Deer also enter yards seeking water. Apart from ponds and trenches, these animals can use kiddie pools and birdbaths as watering holes. Typically, deer prefer water sources that are partially hidden or those that are located in parts of the property that have less human activity.

Strategies for keeping deer off your property

Keeping deer away from your plants may seem like an insurmountable challenge, especially when you consider the fact that a hungry animal will go out of its way to find a food source. Deer often give the impression of being timid but these animals will wander into a garden when given the opportunity.

Listed here are a few strategies that will help you prevent deer from entering your property and eating your beloved succulent collection.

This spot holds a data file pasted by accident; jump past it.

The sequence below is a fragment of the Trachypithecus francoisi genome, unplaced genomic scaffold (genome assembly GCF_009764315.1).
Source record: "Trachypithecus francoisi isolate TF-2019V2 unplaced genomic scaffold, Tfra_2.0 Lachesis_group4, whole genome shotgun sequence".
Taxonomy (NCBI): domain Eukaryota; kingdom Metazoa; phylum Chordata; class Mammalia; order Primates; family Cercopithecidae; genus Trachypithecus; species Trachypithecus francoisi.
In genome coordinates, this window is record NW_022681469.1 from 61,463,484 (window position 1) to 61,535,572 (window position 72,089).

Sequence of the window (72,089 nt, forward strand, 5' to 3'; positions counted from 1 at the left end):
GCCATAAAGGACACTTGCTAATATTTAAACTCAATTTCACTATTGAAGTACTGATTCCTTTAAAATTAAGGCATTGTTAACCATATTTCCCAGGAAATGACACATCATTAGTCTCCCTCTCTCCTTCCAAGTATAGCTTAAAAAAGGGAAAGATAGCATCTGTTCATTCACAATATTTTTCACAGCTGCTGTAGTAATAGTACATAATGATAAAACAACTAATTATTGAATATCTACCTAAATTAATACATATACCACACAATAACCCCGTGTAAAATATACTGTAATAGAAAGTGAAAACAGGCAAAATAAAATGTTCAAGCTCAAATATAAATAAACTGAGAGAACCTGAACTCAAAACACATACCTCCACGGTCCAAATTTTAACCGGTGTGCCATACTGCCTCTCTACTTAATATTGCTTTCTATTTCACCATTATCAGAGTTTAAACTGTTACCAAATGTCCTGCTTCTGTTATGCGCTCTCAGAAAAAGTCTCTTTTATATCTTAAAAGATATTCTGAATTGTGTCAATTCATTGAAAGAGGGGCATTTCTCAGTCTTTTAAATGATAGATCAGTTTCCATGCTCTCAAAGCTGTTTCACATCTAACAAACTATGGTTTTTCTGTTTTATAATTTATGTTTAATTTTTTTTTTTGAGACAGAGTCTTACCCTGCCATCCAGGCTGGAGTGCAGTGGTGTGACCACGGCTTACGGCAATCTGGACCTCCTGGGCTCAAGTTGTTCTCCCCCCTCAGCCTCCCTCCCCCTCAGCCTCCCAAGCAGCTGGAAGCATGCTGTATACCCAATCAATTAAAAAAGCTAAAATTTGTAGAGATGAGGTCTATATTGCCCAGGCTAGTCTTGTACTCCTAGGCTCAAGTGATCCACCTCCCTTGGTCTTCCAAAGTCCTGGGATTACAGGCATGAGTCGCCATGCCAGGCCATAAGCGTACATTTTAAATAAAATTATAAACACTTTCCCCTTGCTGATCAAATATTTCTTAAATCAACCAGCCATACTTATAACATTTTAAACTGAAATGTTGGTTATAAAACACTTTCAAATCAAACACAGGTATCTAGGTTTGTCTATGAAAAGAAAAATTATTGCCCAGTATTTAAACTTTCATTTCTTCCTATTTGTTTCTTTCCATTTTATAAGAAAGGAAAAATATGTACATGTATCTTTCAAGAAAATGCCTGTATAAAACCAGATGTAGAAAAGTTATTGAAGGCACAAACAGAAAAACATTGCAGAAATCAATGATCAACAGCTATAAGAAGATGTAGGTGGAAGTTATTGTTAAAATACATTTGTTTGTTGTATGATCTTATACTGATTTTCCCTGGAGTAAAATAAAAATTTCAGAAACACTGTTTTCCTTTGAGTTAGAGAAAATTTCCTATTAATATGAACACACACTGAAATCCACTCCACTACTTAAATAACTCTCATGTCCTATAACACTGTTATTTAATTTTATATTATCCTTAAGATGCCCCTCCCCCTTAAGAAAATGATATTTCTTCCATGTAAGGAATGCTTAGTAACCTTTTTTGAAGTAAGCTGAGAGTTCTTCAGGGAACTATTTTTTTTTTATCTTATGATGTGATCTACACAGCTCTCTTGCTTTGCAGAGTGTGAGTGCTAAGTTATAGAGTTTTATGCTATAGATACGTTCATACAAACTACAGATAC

Build a fence

Although some property owners dislike the idea of building a fence, adding a physical barrier between your plants and deer is an effective strategy worth considering.

If you are planning to secure the perimeter of your property with a fence, here are a few design considerations.

First, be aware that some species of deer can jump as high as eight feet. As much as possible, build your fence at around this height. If that is not possible, slant the fences outwards. This will make it harder for deer to jump over your yard.

Privacy fences made out of wood offer better protection against deer invasion. Although deer have a keen sense of smell and can be attracted by plants on the other side, they are wary of the unseen and will not take the risk of venturing into your property.

If you want to save on money, you can try using commercial deer netting. This option is ideal for low to moderate deer pressure. Plus, commercial deer netting is easier to handle compared to wire mesh.